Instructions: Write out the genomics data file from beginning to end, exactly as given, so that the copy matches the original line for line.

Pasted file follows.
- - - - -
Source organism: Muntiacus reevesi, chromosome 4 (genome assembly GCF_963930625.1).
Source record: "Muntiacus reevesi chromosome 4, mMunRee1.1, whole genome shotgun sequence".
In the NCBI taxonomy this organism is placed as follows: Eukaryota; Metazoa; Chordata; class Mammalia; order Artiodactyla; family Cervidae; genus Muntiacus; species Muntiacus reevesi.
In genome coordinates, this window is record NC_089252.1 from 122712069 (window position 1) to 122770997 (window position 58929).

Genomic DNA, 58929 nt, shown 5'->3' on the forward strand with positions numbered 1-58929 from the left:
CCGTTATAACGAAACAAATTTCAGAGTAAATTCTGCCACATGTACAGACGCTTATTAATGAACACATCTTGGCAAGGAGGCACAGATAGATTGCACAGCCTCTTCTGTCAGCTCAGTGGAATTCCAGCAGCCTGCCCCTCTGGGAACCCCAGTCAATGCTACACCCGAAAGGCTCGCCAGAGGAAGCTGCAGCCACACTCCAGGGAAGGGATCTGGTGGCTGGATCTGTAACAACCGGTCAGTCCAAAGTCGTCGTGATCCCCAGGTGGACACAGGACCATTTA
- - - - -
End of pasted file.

Source organism: Muntiacus reevesi, chromosome 4 (genome assembly GCF_963930625.1).
Source record: "Muntiacus reevesi chromosome 4, mMunRee1.1, whole genome shotgun sequence".
In the NCBI taxonomy this organism is placed as follows: Eukaryota; Metazoa; Chordata; class Mammalia; order Artiodactyla; family Cervidae; genus Muntiacus; species Muntiacus reevesi.
In genome coordinates, this window is record NC_089252.1 from 122712069 (window position 1) to 122770997 (window position 58929).

Genomic DNA, 58929 nt, shown 5'->3' on the forward strand with positions numbered 1-58929 from the left:
CCGTTATAACGAAACAAATTTCAGAGTAAATTCTGCCACATGTACAGACGCTTATTAATGAACACATCTTGGCAAGGAGGCACAGATAGATTGCACAGCCTCTTCTGTCAGCTCAGTGGAATTCCAGCAGCCTGCCCCTCTGGGAACCCCAGTCAATGCTACACCCGAAAGGCTCGCCAGAGGAAGCTGCAGCCACACTCCAGGGAAGGGATCTGGTGGCTGGATCTGTAACAACCGGTCAGTCCAAAGTCGTCGTGATCCCCAGGTGGACACAGGACCATTTA